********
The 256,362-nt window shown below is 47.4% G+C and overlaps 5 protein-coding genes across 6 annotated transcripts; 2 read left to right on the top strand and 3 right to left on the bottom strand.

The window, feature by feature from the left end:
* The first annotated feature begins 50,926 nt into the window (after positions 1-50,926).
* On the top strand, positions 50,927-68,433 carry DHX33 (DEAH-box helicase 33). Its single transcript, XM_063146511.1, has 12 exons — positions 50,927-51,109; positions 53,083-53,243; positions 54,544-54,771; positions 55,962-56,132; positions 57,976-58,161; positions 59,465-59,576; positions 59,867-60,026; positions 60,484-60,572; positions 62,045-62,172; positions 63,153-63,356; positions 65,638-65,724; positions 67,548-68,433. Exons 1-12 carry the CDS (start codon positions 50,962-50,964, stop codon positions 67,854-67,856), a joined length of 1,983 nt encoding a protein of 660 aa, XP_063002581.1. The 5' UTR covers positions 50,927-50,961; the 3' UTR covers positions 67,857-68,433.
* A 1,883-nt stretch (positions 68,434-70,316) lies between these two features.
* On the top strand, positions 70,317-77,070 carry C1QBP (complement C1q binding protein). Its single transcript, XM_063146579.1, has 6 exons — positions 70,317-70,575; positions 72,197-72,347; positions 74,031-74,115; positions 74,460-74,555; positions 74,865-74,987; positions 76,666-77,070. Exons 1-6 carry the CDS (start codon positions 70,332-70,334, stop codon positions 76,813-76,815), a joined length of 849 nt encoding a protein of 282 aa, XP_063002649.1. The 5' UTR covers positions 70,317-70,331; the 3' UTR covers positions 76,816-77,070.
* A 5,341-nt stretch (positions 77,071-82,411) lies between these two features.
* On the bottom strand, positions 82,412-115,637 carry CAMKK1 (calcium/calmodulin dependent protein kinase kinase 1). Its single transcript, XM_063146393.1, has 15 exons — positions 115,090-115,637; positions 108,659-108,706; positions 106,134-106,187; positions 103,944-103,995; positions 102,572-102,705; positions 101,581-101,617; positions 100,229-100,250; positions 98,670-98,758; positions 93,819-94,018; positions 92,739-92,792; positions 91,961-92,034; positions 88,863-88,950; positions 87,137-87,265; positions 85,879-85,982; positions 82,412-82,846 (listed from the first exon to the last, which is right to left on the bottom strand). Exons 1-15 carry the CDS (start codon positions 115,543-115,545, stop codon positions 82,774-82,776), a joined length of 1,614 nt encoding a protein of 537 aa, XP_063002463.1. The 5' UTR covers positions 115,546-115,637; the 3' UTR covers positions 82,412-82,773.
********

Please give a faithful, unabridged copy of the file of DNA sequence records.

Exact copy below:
The 256,362-nt window shown below is 47.4% G+C and overlaps 5 protein-coding genes across 6 annotated transcripts; 2 read left to right on the top strand and 3 right to left on the bottom strand.

The window, feature by feature from the left end:
* The first annotated feature begins 50,926 nt into the window (after positions 1-50,926).
* On the top strand, positions 50,927-68,433 carry DHX33 (DEAH-box helicase 33). Its single transcript, XM_063146511.1, has 12 exons — positions 50,927-51,109; positions 53,083-53,243; positions 54,544-54,771; positions 55,962-56,132; positions 57,976-58,161; positions 59,465-59,576; positions 59,867-60,026; positions 60,484-60,572; positions 62,045-62,172; positions 63,153-63,356; positions 65,638-65,724; positions 67,548-68,433. Exons 1-12 carry the CDS (start codon positions 50,962-50,964, stop codon positions 67,854-67,856), a joined length of 1,983 nt encoding a protein of 660 aa, XP_063002581.1. The 5' UTR covers positions 50,927-50,961; the 3' UTR covers positions 67,857-68,433.
* A 1,883-nt stretch (positions 68,434-70,316) lies between these two features.
* On the top strand, positions 70,317-77,070 carry C1QBP (complement C1q binding protein). Its single transcript, XM_063146579.1, has 6 exons — positions 70,317-70,575; positions 72,197-72,347; positions 74,031-74,115; positions 74,460-74,555; positions 74,865-74,987; positions 76,666-77,070. Exons 1-6 carry the CDS (start codon positions 70,332-70,334, stop codon positions 76,813-76,815), a joined length of 849 nt encoding a protein of 282 aa, XP_063002649.1. The 5' UTR covers positions 70,317-70,331; the 3' UTR covers positions 76,816-77,070.
* A 5,341-nt stretch (positions 77,071-82,411) lies between these two features.
* On the bottom strand, positions 82,412-115,637 carry CAMKK1 (calcium/calmodulin dependent protein kinase kinase 1). Its single transcript, XM_063146393.1, has 15 exons — positions 115,090-115,637; positions 108,659-108,706; positions 106,134-106,187; positions 103,944-103,995; positions 102,572-102,705; positions 101,581-101,617; positions 100,229-100,250; positions 98,670-98,758; positions 93,819-94,018; positions 92,739-92,792; positions 91,961-92,034; positions 88,863-88,950; positions 87,137-87,265; positions 85,879-85,982; positions 82,412-82,846 (listed from the first exon to the last, which is right to left on the bottom strand). Exons 1-15 carry the CDS (start codon positions 115,543-115,545, stop codon positions 82,774-82,776), a joined length of 1,614 nt encoding a protein of 537 aa, XP_063002463.1. The 5' UTR covers positions 115,546-115,637; the 3' UTR covers positions 82,412-82,773.